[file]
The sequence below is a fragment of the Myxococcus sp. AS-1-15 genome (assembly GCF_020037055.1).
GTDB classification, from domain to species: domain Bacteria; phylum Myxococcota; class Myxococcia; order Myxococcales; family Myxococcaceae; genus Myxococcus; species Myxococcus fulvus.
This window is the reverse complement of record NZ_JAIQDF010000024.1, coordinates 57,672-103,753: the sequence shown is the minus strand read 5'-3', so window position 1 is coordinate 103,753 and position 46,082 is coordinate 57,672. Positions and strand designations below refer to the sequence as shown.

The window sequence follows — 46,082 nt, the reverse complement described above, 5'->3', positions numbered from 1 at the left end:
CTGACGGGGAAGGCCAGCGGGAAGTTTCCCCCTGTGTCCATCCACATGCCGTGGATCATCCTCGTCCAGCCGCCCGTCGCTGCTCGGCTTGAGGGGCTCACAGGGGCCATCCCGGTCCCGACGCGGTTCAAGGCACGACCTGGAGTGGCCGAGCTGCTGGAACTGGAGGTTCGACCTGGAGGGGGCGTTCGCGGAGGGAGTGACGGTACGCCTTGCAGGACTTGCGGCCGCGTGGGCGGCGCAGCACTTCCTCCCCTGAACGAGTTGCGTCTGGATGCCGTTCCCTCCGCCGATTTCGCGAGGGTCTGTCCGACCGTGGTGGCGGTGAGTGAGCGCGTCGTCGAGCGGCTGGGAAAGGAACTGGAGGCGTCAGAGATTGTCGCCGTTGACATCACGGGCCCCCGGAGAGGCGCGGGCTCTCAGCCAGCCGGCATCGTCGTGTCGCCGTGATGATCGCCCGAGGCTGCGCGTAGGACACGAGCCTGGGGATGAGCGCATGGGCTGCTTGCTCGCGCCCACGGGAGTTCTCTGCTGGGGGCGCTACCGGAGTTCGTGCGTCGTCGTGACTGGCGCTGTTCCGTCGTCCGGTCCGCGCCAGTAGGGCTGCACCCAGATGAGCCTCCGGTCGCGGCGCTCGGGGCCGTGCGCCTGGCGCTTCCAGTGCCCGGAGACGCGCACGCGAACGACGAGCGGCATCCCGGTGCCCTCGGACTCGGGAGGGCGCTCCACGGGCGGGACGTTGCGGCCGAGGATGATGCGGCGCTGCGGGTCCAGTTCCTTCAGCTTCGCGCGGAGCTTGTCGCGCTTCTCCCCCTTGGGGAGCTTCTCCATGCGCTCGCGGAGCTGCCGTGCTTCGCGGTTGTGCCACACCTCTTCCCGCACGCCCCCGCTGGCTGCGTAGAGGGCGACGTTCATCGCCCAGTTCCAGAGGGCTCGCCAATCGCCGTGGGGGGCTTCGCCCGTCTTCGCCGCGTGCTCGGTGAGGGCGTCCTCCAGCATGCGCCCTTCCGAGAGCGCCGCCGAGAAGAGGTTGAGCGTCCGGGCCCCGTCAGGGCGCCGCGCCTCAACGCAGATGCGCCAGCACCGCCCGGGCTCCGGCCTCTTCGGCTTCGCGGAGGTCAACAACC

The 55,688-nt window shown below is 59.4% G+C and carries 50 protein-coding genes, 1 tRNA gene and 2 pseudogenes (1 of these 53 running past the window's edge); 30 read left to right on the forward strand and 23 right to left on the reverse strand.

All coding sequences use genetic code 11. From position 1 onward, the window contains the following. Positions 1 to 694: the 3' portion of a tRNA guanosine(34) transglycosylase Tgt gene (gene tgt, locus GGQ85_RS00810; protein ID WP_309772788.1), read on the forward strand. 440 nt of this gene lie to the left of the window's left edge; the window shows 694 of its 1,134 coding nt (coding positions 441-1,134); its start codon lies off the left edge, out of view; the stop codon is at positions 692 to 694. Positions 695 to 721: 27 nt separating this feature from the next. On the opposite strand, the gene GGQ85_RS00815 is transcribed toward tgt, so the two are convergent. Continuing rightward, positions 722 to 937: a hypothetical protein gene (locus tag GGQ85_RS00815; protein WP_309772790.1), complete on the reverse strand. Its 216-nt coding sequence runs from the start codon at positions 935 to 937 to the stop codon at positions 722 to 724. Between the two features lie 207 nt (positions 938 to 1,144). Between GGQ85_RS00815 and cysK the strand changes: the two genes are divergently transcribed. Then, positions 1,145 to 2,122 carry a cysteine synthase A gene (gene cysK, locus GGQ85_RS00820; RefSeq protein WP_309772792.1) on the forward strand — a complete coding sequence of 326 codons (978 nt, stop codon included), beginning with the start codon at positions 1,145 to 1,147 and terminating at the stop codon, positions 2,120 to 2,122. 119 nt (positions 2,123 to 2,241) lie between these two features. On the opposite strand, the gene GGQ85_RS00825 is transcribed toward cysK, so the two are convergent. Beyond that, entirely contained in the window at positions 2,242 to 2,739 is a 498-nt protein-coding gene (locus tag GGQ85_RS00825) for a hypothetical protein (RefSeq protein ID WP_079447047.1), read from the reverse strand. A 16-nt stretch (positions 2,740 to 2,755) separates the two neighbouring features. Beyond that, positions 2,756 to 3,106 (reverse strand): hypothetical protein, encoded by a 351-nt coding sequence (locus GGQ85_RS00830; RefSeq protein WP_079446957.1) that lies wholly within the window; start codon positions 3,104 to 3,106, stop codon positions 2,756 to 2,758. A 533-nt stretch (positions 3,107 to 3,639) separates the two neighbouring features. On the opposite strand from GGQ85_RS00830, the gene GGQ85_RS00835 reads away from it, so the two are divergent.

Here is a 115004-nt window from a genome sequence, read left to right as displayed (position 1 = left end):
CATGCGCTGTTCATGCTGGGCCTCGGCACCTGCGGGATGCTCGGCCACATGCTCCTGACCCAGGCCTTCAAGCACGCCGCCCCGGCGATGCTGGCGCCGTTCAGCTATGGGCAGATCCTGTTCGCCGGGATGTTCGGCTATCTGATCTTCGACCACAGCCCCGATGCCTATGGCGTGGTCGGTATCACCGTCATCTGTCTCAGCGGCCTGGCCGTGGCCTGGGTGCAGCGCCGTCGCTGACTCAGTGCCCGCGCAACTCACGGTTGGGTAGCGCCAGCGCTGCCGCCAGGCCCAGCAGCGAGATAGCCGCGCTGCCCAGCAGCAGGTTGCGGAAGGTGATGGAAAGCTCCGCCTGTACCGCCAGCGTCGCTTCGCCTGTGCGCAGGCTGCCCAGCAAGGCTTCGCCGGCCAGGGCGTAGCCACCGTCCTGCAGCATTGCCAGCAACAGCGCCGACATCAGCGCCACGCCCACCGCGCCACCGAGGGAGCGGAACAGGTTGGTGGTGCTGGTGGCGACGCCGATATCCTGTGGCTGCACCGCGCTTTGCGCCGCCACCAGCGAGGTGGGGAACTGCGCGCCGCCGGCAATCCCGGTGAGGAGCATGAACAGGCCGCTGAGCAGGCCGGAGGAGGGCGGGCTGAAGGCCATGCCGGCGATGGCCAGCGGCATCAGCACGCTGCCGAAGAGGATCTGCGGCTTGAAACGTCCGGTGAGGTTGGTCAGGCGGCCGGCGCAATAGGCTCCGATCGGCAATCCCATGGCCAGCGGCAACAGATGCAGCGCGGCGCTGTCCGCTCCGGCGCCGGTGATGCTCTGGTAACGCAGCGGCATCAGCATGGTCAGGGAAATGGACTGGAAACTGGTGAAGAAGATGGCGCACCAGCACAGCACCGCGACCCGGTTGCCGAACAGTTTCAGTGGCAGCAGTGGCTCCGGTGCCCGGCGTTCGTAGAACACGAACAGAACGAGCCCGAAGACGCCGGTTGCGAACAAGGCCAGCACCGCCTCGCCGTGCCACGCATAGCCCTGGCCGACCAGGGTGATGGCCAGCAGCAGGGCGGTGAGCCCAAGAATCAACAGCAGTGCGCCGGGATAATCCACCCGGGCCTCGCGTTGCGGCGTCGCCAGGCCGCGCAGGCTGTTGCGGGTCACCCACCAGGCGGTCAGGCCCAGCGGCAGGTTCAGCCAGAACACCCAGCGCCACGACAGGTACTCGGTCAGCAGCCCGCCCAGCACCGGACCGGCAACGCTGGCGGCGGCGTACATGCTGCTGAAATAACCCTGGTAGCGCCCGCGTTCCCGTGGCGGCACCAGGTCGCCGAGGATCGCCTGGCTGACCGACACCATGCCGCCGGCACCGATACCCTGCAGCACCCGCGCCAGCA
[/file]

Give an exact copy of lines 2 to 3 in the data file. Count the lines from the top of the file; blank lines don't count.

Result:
GTDB classification, from domain to species: domain Bacteria; phylum Myxococcota; class Myxococcia; order Myxococcales; family Myxococcaceae; genus Myxococcus; species Myxococcus fulvus.
This window is the reverse complement of record NZ_JAIQDF010000024.1, coordinates 57,672-103,753: the sequence shown is the minus strand read 5'-3', so window position 1 is coordinate 103,753 and position 46,082 is coordinate 57,672. Positions and strand designations below refer to the sequence as shown.